Basic Truths From Both Sides Of The Conflict
By Rashid Khalidi
April 3, 2002. How much longer does the agony in Palestine and Israel have to go on before the United States, the only power capable of imposing a settlement, does so?
The Israelis and Palestinians have shown themselves amply incapable of reaching a settlement. Both sides are convinced that violence is their preferred option. The U.S. has thus far operated on the premise that stopping the violence via a cease-fire is its primary task, and has placed the main responsibility for doing so on Palestinians.
But this approach is doomed because there is a terrible imbalance between the two sides: Israel occupies the territory of the Palestinians, who have been living under occupation for 35 years. Israel is a state that has a powerful army with the awful weapons of mass destruction (many supplied by the U.S.) that it has used in cities, villages and refugee camps. The Palestinians have no state, and no army, but only the terrible weapons of the weak: bombs, automatic weapons and knives, and all too many youths so desperate and hopeless after living their entire lives under occupation that they are willinG to die using them against Israeli troops, settlers and civilians. The casualty figures reflect this gross imbalance: in 18 months more than 1,200 Palestinians and about 400 Israelis have been killed. Most on both sides were innocent, unarmed civilians. And yet the Bush administration demands that the Palestinians cease their violence, passing in silence over the even more deadly violence of the occupation.
This approach stubbornly followed by Washington of focusing primarily on Palestinian violence, with the perspective of an end to the occupation only in the distant future, if ever, has no hope of succeeding. It will continue to fail since it ignores that the Israeli occupation is the core of the problem and must be ended now or the violence cannot be stopped, and that none of this will happen except under U.S. presidential pressure.
The Palestinians universally believe they were deceived when they engaged in 12 years of an American-sponsored "peace process," whose only concrete result was the implantation of another 100,000 Israeli settlers in the West Bank, the theft of more Palestinian land and the further entrenchment of the Israeli occupation. They will not be so deceived again. A process designed to provide security for Israel as it expands settlements and maintains its occupation will not again be acceptable to the Palestinians. This is not about what Palestinian leader Yasser Arafat does or does not do--and how much longer will Washington look on approvingly as Israel smashes Arafat's offices, kills his assistants, imprisons him and then demands that he do its bidding? A "peace-process" that went nowhere, against a background of frenzied Israeli settlement building, has created a dynamic among the Palestinians that cannot be stopped by calling up 20,000 or 200,000 Israeli reservists, or by reoccupying yet again Palestinian cities and camps. Most Palestinians believe that the occupation will not end, the settlements will not be removed and they will not have a Palestinian state, unless they fight for it.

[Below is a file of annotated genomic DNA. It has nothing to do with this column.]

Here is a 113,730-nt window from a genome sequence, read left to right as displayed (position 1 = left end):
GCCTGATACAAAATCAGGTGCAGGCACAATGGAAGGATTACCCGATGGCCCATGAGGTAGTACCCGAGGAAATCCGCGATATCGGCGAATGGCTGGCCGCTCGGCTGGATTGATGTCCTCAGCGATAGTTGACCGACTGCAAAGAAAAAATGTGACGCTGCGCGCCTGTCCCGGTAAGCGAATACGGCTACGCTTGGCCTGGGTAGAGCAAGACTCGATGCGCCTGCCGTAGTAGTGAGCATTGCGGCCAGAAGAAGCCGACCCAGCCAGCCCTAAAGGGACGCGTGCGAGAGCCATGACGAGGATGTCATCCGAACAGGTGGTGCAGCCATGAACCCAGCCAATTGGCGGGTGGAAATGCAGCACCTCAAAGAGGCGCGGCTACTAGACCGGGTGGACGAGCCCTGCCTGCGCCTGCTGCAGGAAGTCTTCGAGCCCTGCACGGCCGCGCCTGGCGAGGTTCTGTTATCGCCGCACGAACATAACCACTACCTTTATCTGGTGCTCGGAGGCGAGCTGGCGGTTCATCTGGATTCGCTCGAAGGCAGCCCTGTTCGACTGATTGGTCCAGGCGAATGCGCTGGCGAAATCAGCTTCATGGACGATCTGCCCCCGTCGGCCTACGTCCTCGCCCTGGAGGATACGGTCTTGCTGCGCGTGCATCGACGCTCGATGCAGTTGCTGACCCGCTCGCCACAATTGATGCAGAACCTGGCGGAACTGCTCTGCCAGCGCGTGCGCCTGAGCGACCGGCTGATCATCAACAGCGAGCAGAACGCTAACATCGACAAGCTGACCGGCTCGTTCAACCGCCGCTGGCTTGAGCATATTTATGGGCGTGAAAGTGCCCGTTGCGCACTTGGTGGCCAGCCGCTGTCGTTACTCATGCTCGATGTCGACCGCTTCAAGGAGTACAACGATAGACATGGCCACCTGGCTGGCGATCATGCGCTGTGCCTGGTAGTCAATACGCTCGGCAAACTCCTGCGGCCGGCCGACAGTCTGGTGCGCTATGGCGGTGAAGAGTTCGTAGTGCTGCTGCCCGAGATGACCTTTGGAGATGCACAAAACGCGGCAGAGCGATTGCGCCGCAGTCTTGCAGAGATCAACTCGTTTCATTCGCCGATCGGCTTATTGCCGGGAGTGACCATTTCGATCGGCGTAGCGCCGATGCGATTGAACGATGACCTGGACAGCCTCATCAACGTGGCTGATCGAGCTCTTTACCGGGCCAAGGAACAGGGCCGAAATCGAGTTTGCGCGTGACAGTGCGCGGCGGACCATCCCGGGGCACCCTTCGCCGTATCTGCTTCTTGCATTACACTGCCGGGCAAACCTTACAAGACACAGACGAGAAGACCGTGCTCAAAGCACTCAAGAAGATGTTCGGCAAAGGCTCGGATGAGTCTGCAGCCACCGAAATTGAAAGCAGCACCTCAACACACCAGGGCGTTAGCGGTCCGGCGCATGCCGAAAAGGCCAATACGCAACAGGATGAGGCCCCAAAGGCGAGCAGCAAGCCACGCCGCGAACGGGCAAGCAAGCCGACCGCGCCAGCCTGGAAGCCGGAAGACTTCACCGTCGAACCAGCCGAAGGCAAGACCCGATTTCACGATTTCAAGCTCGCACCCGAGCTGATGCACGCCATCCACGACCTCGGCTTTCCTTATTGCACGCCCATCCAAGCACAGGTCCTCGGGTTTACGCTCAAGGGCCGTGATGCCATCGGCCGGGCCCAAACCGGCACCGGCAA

It is time for the U.S. to publicly recognize these facts. It has presumably not done so out of concern for the American domestic repercussions of having to tell Israel that its occupation must end, its illegal settlements must be removed, and it must accept the creation of a viable Palestinian state.
This is not just a matter for Palestinians and Israelis. The entire Arab world, which just approved a peace plan at the Beirut summit, is in upheaval because of the bloody events in Palestine, and U.S. support for Ariel Sharon. The stability of the entire Middle East is in danger as a result not only of the ongoing violence, but of the failure of the U.S. to accept its responsibilities as the world's sole superpower.
The only possible way out of this hideous impasse is via a rapid end to the Israeli occupation and the creation of a Palestinian state.
Rashid Khalidi is a professor of Middle East history at the University of Chicago and has been an adviser to Palestinian negotiators. He is also president of the American Committee on Jerusalem.
This article originally appeared in the Chicago Tribune.
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